The long tail of library discovery

Chip Nilges

long-tail

One of our first OCLC symposium speakers was Chris Anderson, the technology writer and former editor of Wired. He spoke for us at ALA Annual back in 2005 on the subject of his famous Wired article and soon-to-be published best-seller, The Long Tail. Like many others in our profession, I found the subject to be both interesting and appropriate to libraries, as did others whom we quoted in a NextSpace article at the time.

Libraries have been collecting, preserving and promoting “long tail materials” for centuries, of course. That’s the long tail of content. But we’ve also found that, when it comes to WorldCat, there’s a long tail for discovery.

A brief history of WorldCat traffic

For the first year or so after we released WorldCat.org in 2006, most of the traffic came through the “front door”—from what we call “organic page views.” That’s where you visit the site itself, do a search, look at the results and then find materials in a nearby library.

Today organic page views account for around 12% of our traffic.

The next largest source of page views is from “signed partners.” Call this the “warehouse door,” used for large deliveries. These are organizations that work directly with OCLC in order to get programmatic, large-scale access to library metadata. As you might expect, Google is the leader in this category.

Other large “signed partners” include Goodreads, BibMe, Citavi, CiteFast and EasyBib. These are important partnerships because they make sure that library materials are found within the online services people use the most. But what might surprise you is that even taken all together, these partnerships no longer account for even half of the site’s usage. What accounts for the rest?

The long tail of discovery.

A thousand side doors into your library

WorldCat Page Views pie chartWe refer to the last category of sites sending traffic to WorldCat as “volunteer partners.” These are websites that choose on their own to link to libraries through WorldCat.org by taking advantage of the various tools we make available for this purpose, including APIs, Linked Data sets, widgets and the like.

Volunteer partners include some large and well-known sites. For example, because of how WorldCat centralizes library data, it is much easier for search engines to find. Bing, for example, sent 9.6 million views last year, along with Yahoo (7.8 million), HathiTrust (1.3 million), Wikipedia (1.1 million) and others.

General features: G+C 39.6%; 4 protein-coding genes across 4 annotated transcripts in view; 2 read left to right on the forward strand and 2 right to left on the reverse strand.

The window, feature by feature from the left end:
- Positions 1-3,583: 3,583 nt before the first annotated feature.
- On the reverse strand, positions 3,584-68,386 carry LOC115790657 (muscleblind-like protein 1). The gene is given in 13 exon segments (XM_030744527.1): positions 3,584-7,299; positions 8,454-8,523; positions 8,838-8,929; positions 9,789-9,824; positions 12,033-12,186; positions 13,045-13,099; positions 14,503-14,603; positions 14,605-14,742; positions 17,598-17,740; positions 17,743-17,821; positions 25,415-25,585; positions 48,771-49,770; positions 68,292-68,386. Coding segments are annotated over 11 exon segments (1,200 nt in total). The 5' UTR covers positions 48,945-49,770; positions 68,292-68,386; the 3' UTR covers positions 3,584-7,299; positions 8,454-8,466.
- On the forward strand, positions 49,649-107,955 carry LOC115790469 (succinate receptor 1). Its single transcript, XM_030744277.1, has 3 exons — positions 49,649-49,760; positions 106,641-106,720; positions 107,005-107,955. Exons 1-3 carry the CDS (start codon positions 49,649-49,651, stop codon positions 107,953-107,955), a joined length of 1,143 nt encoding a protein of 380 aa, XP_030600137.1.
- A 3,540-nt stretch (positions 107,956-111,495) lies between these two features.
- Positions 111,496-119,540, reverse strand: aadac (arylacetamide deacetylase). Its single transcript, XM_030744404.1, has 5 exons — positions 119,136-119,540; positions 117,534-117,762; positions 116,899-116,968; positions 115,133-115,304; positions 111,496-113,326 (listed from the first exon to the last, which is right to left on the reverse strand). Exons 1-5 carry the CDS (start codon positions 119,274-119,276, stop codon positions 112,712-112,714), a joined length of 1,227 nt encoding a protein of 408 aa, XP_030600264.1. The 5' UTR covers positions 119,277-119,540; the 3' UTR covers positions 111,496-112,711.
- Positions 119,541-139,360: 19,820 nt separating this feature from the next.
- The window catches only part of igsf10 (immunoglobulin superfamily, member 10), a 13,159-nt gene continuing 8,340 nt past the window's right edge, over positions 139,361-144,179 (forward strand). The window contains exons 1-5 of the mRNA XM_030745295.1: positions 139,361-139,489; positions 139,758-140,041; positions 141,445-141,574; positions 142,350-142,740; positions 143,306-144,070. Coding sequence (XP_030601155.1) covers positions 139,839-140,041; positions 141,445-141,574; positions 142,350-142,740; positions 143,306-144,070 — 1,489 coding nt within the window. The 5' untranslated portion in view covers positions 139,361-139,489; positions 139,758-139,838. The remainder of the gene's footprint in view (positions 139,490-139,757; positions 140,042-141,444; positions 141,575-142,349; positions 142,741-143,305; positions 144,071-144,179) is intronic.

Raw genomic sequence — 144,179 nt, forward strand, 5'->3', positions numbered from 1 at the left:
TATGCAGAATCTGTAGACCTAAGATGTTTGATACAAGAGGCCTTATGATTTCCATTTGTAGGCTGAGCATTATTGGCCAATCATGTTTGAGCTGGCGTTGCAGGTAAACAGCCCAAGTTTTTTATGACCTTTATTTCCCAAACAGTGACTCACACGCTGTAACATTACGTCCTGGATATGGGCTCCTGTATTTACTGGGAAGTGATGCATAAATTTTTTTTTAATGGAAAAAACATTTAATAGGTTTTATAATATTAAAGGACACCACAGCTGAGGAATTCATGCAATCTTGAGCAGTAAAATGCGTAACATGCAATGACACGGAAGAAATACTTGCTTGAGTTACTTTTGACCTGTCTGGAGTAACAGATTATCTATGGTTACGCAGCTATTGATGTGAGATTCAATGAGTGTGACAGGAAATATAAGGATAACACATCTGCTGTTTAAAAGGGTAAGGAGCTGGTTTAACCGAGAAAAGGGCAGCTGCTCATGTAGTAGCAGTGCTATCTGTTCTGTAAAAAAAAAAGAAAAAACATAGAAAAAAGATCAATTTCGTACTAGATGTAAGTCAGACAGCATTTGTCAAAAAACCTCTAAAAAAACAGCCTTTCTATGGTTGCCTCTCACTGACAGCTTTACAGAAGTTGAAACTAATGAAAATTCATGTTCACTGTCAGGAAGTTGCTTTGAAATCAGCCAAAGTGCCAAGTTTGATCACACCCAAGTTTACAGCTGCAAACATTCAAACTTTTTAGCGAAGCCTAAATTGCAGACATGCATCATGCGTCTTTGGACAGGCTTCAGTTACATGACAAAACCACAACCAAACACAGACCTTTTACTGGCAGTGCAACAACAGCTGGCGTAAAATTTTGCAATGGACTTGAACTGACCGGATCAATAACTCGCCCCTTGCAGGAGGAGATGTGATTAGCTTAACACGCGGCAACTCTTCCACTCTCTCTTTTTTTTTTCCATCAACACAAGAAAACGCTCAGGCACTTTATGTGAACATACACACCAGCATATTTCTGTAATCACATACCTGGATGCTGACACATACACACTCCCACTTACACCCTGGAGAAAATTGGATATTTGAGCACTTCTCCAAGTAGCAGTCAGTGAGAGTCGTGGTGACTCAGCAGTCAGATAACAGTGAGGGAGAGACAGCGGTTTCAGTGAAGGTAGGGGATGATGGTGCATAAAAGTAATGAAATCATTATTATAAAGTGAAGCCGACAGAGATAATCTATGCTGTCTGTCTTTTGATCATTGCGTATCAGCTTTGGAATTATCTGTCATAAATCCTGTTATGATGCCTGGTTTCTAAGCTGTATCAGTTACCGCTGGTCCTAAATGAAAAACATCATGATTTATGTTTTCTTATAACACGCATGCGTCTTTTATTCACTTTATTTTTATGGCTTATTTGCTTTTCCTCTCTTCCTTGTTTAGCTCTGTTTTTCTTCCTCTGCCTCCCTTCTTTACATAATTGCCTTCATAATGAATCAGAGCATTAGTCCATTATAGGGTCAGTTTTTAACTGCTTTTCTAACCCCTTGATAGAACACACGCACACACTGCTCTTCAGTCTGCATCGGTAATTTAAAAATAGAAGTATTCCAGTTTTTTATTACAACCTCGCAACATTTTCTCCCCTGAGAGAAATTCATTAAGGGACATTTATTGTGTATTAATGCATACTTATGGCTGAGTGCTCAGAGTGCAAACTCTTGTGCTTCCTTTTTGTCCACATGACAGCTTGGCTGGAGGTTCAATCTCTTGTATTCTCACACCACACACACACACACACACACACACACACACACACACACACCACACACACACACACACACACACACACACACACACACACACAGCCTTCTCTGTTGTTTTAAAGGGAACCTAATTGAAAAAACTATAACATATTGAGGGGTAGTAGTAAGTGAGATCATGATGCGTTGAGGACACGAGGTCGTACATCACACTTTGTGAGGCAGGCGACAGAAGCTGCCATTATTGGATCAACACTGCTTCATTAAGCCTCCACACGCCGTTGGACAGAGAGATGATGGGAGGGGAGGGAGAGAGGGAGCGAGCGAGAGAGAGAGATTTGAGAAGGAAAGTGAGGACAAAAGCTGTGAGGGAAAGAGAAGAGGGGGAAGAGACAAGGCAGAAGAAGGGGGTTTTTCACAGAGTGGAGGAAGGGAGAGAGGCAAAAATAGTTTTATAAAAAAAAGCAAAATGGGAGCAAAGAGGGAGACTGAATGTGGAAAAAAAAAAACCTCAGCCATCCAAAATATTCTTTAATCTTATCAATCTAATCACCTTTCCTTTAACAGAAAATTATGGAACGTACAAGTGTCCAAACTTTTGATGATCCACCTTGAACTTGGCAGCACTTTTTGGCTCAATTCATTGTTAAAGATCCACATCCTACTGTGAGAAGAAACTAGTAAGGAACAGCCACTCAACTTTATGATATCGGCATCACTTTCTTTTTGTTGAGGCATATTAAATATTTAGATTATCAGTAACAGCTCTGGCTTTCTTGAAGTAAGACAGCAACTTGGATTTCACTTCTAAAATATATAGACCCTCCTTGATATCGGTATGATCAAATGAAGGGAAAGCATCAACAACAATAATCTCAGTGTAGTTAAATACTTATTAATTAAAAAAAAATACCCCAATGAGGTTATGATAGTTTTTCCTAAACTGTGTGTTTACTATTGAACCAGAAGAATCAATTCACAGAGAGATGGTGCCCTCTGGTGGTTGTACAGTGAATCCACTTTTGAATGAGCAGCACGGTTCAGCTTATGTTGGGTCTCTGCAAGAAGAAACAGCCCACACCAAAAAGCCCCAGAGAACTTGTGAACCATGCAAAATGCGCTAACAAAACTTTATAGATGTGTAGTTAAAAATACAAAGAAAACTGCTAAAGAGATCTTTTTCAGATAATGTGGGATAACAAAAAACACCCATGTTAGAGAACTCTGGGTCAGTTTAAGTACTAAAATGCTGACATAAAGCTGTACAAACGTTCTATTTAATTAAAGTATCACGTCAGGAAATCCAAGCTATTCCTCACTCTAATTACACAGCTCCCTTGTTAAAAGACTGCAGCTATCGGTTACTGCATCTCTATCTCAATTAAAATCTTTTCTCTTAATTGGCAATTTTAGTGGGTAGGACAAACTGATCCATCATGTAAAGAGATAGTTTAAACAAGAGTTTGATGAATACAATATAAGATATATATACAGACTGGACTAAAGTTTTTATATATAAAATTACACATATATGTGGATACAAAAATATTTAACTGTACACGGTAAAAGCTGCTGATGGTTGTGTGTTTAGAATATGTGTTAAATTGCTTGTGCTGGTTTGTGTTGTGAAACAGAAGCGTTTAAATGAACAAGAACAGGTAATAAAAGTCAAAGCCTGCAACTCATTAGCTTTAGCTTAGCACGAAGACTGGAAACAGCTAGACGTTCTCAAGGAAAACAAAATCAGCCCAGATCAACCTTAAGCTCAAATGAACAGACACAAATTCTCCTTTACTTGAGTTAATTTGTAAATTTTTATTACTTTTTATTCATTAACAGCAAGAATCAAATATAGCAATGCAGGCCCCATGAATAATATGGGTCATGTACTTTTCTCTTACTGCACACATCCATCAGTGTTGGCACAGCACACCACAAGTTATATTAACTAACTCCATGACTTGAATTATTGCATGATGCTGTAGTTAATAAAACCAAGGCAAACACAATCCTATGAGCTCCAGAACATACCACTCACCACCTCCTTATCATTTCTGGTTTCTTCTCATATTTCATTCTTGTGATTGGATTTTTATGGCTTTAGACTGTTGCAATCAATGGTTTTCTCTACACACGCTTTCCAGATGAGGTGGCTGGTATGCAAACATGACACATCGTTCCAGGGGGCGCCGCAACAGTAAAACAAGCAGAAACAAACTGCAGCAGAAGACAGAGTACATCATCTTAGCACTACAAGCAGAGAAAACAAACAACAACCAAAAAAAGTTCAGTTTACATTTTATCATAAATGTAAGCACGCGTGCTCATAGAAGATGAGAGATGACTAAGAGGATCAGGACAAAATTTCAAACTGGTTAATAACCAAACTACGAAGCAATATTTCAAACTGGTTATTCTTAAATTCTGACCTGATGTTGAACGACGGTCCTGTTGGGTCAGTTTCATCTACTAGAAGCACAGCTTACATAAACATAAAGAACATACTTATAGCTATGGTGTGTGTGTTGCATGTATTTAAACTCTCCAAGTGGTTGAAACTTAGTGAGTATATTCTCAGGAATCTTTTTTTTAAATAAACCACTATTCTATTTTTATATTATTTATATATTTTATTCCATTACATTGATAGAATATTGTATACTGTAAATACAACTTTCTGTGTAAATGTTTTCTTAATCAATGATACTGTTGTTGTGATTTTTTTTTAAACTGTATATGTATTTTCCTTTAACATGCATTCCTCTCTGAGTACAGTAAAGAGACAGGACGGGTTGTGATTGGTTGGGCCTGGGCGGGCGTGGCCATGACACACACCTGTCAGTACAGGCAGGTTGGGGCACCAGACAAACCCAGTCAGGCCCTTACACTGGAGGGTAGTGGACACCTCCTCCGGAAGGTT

But the story doesn’t end with large web services. Because OCLC makes it easy to link to libraries through WorldCat.org, many smaller organizations can provide discovery access to libraries, too. For OCLC, these sites represent the “long tail” of library discovery.

Knit one, purl two-hundred-thousand

At an OCLC Member Forum in Boston last year, I shared the fact that the knitting site, Ravelry.com, is one of the most active examples of our third category of referrers: volunteer partners. Last year Ravelry users viewed library materials on WorldCat.org around 200,000 times. That’s 200,000 opportunities for members of this tight-knit community (sorry, couldn’t help myself) to share knowledge and connect to local libraries and other fans.

The reaction from librarians at the forum was very positive. Many had heard of or even used or recommended Ravelry. They were also pleased that an online community like this was able to easily send traffic to library materials through WorldCat. Some other interesting partners in this category include:

All together? From mighty search engines to knitters, volunteer partners now account for 58% of our page views on WorldCat.

Regardless of the size of the partner, the point is that easy tools and a variety of opportunities help OCLC democratize discovery and access to library materials. Meaning that the long tail now helps get people into libraries as well as give them content options once they’re there.

Visit the OCLC Developer Network to learn more about how you can incorporate WorldCat data into your applications and services.